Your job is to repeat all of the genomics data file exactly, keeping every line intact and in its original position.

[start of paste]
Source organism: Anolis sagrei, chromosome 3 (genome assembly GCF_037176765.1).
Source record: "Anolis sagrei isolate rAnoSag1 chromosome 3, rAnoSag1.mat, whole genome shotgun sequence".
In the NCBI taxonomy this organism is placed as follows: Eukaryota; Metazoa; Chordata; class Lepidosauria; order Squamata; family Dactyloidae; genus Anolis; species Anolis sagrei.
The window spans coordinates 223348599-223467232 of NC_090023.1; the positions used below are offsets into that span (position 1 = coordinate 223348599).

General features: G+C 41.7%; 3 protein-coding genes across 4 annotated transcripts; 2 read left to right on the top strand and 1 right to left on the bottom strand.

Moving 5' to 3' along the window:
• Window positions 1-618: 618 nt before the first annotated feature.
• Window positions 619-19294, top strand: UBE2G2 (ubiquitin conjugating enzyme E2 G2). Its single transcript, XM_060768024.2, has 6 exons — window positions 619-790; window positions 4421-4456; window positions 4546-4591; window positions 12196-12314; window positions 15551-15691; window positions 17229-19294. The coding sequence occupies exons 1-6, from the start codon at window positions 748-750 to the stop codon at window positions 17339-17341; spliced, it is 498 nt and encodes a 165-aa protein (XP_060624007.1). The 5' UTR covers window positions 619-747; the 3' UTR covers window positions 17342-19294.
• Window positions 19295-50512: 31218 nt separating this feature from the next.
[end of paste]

Source organism: Anolis sagrei, chromosome 3 (genome assembly GCF_037176765.1).
Source record: "Anolis sagrei isolate rAnoSag1 chromosome 3, rAnoSag1.mat, whole genome shotgun sequence".
In the NCBI taxonomy this organism is placed as follows: Eukaryota; Metazoa; Chordata; class Lepidosauria; order Squamata; family Dactyloidae; genus Anolis; species Anolis sagrei.
The window spans coordinates 223348599-223467232 of NC_090023.1; the positions used below are offsets into that span (position 1 = coordinate 223348599).

General features: G+C 41.7%; 3 protein-coding genes across 4 annotated transcripts; 2 read left to right on the top strand and 1 right to left on the bottom strand.

Moving 5' to 3' along the window:
• Window positions 1-618: 618 nt before the first annotated feature.
• Window positions 619-19294, top strand: UBE2G2 (ubiquitin conjugating enzyme E2 G2). Its single transcript, XM_060768024.2, has 6 exons — window positions 619-790; window positions 4421-4456; window positions 4546-4591; window positions 12196-12314; window positions 15551-15691; window positions 17229-19294. The coding sequence occupies exons 1-6, from the start codon at window positions 748-750 to the stop codon at window positions 17339-17341; spliced, it is 498 nt and encodes a 165-aa protein (XP_060624007.1). The 5' UTR covers window positions 619-747; the 3' UTR covers window positions 17342-19294.
• Window positions 19295-50512: 31218 nt separating this feature from the next.